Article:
India is ready to shift to clean energy sources but the transition will be in accordance with the country’s “national circumstances”, Environment Minister Bhupender Yadav told The Indian Express on Tuesday.
At an online event organised by The Indian Express and the Financial Times, Yadav said that while “phase out” of coal use would mean a complete stop on using the resource, “phasing down” would be the reduction in the proportion of coal in the overall energy mix.
“India being a developing country, phase-down can also be relative in the sense that the percentage of coal in the overall mix will go down but the absolute use of coal in terms of power generation and other industrial activity may rise,” Yadav told The Indian Express.
The Union minister said that India will achieve the targets that Prime Minister Narendra Modi had announced at the COP26 climate summit in Glasgow earlier this month.
Modi had said that India will fulfil 50% of its energy requirements through renewable sources by 2030 and reach net zero carbon emissions by 2070.
At the climate change conference, countries had decided to phase out the use of coal as a fuel. However, India and China reportedly proposed to change the text of the pact from “phase out” use of coal to “phase down”. India faced criticism for watering down the resolution.
Yadav said on Tuesday that the change to the pact was approved by consensus. Indian officials have also said that the country was being unfairly blamed for weakening the pact.
The Union minister told The Indian Express that India will require financial and technological help from developed countries to achieve its targets.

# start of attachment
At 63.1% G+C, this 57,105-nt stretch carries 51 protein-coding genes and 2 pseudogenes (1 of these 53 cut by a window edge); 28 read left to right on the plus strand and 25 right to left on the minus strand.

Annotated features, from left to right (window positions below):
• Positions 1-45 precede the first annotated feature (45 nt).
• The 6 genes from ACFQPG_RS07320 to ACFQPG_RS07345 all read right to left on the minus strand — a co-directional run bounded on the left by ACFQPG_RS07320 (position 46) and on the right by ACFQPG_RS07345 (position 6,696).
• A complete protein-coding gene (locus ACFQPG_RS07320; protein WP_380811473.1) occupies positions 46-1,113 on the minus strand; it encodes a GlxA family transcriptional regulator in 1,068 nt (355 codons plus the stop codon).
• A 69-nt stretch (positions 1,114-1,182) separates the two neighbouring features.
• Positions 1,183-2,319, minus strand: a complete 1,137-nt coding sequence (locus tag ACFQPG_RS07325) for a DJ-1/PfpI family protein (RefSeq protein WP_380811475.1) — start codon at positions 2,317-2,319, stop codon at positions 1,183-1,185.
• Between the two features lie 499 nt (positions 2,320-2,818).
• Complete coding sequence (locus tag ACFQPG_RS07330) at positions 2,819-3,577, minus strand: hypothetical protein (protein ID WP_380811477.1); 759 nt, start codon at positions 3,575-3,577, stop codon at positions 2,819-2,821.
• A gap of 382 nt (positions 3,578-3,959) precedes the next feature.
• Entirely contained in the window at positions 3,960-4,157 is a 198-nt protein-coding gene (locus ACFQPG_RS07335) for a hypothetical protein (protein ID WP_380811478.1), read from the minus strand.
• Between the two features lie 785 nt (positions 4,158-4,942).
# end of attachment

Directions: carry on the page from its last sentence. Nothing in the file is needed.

“India’s announcements at Glasgow are considerably ambitious,” the environment minister said. “But we do not believe in making empty pronouncements. These are carefully considered. It is up to the developed countries to support our ambition through finance and technology transfer.”
Yadav also said that more funds were needed to achieve the global target of net-zero emissions by 2050. For this, Prime Minister Narendra Modi had said that the developed countries should raise $1 trillion (or approximately 74.40 lakh crore) every year, the minister added.
“What India is doing shows India is committed towards a solution,” Yadav said. “But what is the responsibility of the others?” The minister said that other countries should also specify whether or not they are willing to fulfill their commitments.
The minister, who represented India in Glasgow, has previously said that the use of coal had helped countries achieve high levels of growth. “Developing countries have a right to their fair share of the global carbon budget and are entitled to the responsible use of fossil fuels within this scope,” he wrote in a blog on November 14.
An official had told The Indian Express earlier this month that India will need some amount of coal production till 2030 to fulfil its demands.
“We cannot suddenly and completely shut down one of our major energy sectors,” the official had said. “Of course, we are working toward transition to renewables as can be seen in the announcements made by the prime minister at COP.”